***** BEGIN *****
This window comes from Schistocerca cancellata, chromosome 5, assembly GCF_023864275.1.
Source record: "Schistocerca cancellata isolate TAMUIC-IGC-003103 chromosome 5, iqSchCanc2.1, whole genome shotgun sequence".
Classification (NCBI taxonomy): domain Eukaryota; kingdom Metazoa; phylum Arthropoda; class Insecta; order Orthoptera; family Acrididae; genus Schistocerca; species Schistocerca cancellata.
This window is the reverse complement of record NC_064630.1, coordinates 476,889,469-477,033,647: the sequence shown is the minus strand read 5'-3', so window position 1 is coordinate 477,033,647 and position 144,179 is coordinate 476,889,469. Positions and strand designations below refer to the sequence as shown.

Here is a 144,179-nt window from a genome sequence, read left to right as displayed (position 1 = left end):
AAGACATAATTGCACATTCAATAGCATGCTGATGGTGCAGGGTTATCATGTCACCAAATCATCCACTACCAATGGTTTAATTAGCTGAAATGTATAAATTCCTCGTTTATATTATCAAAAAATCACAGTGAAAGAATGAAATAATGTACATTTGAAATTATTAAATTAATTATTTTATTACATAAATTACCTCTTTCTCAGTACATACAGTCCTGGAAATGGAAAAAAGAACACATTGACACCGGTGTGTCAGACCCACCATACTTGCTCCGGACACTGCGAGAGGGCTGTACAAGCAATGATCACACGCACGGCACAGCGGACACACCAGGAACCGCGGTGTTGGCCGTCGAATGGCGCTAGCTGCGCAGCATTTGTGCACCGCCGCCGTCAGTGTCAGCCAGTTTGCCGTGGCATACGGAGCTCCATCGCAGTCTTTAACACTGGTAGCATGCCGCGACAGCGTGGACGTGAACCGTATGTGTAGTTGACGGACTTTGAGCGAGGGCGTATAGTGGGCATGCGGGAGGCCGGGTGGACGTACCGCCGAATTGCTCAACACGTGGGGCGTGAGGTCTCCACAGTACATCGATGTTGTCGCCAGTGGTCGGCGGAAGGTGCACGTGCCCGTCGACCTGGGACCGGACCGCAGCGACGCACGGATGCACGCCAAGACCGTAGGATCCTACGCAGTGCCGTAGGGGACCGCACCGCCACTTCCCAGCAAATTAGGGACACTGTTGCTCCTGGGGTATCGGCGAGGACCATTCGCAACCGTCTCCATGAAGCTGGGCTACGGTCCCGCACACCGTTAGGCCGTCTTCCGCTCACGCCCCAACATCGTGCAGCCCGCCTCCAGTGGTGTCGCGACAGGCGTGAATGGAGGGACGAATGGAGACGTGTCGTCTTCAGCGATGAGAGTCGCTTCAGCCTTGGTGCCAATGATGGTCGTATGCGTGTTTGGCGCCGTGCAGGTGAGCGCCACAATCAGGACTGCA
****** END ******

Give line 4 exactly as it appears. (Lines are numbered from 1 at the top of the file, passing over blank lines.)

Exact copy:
This window is the reverse complement of record NC_064630.1, coordinates 476,889,469-477,033,647: the sequence shown is the minus strand read 5'-3', so window position 1 is coordinate 477,033,647 and position 144,179 is coordinate 476,889,469. Positions and strand designations below refer to the sequence as shown.